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Kitchen Bouquet

October 16th, 2007 · 27 Comments

kbjpg.jpgI was making Beef and Noodles the other day when I ran out of Kitchen Bouquet. I consider KB a must have for this recipe not only for the bit of flavor that it adds but for the nice brown color that it provides. The noodles just look a little anemic without it.

I asked my son to run over to the store and pick up a bottle for me. I told him that he would be able to find it in the seasoning section. Our closest grocery store is just across the street from our development so I expected this to be a quick trip and I was surprised when he phoned home almost 15 minutes later. He had searched the spice section and the barbecue sauce section and he couldn’t find it. I told him to go back to the spice section (Silly boy, it isn’t really a sauce) and look at the lower shelves again. I was sure it would be there, it was always there.

He still couldn’t find it so Recliner Man put on his shoes and headed to the grocery store a mile down the road to get me a bottle of KB. I was waiting at home with a dinner that was now done cooking and I hadn’t heard from or seen either one of them in quite a while. If I didn’t know how much they love Beef and Noodles I would have suspected that they gave up and went to Texas Roadhouse for dinner.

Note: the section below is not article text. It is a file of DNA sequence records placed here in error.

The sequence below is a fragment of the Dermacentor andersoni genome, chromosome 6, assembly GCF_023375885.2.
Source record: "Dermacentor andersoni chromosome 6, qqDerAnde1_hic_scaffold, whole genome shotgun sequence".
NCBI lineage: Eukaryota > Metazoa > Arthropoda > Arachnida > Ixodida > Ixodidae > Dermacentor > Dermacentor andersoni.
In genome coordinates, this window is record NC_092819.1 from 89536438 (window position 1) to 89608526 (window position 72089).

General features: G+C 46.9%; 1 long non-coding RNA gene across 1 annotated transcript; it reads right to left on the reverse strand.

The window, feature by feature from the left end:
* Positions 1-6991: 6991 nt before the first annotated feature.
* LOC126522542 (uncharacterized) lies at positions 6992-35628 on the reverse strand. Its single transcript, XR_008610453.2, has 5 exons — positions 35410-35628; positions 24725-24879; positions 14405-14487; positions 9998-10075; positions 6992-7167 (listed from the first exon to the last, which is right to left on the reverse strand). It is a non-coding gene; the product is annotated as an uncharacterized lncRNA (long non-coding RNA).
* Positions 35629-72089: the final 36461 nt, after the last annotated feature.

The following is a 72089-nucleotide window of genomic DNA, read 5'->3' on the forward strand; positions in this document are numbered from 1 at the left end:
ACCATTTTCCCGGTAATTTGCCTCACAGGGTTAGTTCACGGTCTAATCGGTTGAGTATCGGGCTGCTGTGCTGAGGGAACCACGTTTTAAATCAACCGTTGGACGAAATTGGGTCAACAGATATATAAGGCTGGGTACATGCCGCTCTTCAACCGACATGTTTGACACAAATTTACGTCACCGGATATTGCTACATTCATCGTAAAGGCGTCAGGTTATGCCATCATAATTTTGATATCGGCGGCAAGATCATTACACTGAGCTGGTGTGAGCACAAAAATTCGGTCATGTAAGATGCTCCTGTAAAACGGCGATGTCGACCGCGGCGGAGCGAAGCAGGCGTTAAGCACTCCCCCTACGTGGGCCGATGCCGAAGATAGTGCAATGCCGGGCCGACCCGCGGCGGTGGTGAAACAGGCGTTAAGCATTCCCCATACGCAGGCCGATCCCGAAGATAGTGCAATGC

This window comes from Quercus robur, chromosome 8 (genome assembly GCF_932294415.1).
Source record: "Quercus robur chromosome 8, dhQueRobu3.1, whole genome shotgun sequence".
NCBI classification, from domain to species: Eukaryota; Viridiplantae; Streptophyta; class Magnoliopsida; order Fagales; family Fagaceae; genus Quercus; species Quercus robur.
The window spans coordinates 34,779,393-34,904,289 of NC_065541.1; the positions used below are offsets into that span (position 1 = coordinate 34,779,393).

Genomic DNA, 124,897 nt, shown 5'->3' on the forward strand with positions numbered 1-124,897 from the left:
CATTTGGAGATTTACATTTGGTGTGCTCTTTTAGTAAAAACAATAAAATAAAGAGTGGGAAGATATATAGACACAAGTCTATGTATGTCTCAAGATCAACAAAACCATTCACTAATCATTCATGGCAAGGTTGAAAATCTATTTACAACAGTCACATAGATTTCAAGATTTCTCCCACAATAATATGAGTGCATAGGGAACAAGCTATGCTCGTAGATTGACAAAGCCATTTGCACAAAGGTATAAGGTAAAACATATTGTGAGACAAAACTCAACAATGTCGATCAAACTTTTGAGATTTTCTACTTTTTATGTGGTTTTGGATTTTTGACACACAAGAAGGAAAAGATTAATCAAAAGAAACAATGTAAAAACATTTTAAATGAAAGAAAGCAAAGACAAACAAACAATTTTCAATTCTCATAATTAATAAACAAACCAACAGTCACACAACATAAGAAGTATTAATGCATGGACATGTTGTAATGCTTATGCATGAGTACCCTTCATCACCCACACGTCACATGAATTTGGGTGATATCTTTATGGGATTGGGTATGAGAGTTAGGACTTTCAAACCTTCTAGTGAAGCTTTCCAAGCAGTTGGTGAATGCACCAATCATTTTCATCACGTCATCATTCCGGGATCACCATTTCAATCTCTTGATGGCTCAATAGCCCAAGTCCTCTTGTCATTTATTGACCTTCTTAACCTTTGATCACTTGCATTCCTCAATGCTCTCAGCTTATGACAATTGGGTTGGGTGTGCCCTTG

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Recliner Man and The Boy had run into each other at the larger store down the road and had been searching all the isles for Kitchen Bouquet. Aren’t they sweet? I doubt I would have worked that hard to find them a package of #2 screws. After checking all the isles they started asking employees and no one had even heard of Kitchen Bouquet. Finally they were sent off to ask an older female employee and she knew where to find it. Can you guess where it was? Yep, near the barbecue sauce.

I guess I don’t have enough turmoil in my life because I can’t get this off my mind. I’ve used KB for as long as I can remember and always thought of it as a kitchen staple, like salt and pepper. It’s bad enough that almost no one knew what it was, but the barbecue section? Come on kids, it’s a seasoning product! Once again I find myself feeling older than dirt.

This really has me wondering, have you ever heard of Kitchen Bouquet? Do you use it? Do you know where your grocery store stocks it?

Oh, and another sign of time’s passing. It no longer comes in a glass bottle packaged in a cardboard box. It’s in a brown plastic bottle now. Older than dirt…